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York County is composed of many tiny communities, offering a melting pot of residents and activities. Dare, Seaford, Grafton, Dandy, Lackey, Yorktown, Tabb, and the Bruton District are all part of the 108 square miles that form York County. York County is one of Virginia's original shires and was founded in 1634 as Charles River County. The county and Charles River were renamed York around 1643 in honor of England's Duke of York, who later became King James II.
With Revolutionary War battlefields, waterways for boating and fishing, and miles of scenic Colonial Parkway, York County lends itself to outdoor activities. A casual walk through historic Yorktown will find quaint shops, the Yorktown Monument, and antiquated homes that can be toured. One such house, the Moore House, is the site where the Articles of Confederation were drawn up.
During its 350-year history, the County of York has figured prominently in both the political and economic history of the Virginia Peninsula, the Commonwealth, and the Nation. The port of Yorktown, which remains the seat of government, was the site of the final battle of the American Revolution where on October 19, 1781, Lord Cornwallis surrendered his British Army to the combined American-French forces under Washington and Rochambeau.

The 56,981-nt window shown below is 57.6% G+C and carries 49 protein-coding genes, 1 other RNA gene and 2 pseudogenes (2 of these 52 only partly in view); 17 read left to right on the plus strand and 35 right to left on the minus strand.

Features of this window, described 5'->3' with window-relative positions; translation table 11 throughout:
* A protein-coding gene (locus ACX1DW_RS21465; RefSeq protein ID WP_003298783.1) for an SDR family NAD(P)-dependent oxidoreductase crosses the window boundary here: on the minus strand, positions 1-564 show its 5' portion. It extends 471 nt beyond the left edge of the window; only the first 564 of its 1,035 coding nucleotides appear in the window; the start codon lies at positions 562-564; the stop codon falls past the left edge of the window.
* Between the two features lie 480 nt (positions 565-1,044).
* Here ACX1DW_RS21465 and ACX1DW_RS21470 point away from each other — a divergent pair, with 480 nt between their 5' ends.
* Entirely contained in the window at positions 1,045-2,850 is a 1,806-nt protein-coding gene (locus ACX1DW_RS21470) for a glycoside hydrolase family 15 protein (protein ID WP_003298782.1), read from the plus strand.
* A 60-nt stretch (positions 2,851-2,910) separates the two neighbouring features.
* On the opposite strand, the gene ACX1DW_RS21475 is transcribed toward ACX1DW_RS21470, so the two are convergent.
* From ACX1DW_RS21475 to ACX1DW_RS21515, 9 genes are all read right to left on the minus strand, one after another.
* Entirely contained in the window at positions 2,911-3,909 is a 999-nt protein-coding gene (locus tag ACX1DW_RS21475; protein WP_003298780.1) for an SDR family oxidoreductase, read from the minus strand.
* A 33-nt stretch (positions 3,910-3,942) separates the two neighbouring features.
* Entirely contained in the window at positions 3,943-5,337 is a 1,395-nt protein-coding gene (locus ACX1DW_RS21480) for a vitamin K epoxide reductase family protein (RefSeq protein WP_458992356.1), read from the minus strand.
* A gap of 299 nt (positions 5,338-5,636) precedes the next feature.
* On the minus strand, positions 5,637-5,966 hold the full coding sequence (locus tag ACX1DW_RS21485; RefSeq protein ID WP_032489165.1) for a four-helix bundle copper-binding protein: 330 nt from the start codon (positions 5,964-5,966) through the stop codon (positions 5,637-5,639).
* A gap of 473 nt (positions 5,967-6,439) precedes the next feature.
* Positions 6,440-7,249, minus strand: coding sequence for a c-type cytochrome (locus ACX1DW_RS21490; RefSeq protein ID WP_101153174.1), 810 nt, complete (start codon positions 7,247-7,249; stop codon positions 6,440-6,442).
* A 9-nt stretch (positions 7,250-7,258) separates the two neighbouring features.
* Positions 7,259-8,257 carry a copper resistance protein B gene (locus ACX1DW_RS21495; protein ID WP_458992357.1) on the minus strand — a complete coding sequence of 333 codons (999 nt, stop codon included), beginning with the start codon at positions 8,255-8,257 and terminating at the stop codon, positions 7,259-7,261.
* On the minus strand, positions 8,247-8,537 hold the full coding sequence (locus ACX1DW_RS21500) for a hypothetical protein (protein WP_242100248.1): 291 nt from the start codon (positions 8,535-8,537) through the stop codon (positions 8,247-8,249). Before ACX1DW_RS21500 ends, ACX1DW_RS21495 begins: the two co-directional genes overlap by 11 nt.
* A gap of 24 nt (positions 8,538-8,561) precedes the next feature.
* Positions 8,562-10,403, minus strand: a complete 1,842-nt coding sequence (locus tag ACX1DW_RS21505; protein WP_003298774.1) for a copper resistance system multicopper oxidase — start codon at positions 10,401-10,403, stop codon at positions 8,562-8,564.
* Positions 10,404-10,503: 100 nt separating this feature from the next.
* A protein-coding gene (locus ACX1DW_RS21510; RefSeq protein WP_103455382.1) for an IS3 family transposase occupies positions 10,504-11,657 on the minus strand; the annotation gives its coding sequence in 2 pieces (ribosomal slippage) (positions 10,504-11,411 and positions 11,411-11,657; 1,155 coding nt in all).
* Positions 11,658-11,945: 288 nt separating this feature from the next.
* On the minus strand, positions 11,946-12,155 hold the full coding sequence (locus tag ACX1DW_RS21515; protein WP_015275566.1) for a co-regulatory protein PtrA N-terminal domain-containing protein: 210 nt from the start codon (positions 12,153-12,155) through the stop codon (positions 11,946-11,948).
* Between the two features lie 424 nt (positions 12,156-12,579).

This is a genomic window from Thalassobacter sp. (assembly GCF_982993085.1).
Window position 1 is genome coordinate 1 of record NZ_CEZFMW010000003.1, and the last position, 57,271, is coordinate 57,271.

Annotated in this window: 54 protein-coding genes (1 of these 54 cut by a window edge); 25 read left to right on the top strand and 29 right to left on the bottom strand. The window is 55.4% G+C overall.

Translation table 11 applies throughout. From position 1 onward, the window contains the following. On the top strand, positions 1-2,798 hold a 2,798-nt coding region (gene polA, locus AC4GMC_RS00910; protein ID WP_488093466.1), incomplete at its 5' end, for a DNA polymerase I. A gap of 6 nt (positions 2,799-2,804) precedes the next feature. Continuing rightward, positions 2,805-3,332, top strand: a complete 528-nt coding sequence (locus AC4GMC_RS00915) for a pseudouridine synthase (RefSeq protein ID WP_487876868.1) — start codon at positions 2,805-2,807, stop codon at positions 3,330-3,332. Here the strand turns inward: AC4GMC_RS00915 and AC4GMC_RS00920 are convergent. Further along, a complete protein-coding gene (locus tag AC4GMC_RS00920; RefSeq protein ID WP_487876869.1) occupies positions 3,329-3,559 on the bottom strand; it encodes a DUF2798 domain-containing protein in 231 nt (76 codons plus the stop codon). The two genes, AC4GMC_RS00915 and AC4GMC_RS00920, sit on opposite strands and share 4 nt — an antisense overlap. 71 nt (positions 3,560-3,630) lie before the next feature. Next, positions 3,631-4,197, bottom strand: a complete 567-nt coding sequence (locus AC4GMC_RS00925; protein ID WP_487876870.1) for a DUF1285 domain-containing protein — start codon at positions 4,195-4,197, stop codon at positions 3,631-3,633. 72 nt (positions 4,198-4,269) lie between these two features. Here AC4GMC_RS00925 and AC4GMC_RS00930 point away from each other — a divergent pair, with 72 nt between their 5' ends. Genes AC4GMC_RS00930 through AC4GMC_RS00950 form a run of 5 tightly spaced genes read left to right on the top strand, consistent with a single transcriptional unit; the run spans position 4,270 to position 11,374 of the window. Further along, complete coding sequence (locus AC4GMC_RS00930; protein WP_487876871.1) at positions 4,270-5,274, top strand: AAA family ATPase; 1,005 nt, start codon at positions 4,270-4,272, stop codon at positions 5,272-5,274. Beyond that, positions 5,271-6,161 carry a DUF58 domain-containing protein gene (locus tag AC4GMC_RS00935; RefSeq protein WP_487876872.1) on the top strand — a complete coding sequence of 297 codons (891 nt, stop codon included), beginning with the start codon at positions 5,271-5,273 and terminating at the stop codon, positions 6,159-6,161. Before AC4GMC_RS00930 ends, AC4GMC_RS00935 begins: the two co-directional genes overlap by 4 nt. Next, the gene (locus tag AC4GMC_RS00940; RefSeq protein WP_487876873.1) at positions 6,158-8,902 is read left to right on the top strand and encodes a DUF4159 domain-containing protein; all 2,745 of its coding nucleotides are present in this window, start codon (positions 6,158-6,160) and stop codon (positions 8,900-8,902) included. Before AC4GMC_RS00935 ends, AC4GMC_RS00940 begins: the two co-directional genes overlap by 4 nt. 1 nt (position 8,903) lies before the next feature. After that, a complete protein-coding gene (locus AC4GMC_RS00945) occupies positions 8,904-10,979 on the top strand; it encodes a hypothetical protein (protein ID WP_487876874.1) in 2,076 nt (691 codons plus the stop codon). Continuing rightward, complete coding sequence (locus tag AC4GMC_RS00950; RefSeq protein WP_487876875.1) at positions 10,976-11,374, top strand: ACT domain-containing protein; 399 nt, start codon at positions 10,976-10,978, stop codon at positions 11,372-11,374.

Immerse yourself in 300 years of history and enjoy lodging in a hotel or bed and breakfast nestled among the village streets and paths or overlooking the York River. Here you can experience 18th century homes and revolutionary battlefields. Picturesque streets are the backdrop for art galleries, antique and specialty shops. Visit the museums offering hands on programs and exhibits. Stroll along the scenic river walk and relax on the sandy beach at river's edge.
The County of York successfully blends contemporary living with the appreciation and preservation of a rich community heritage.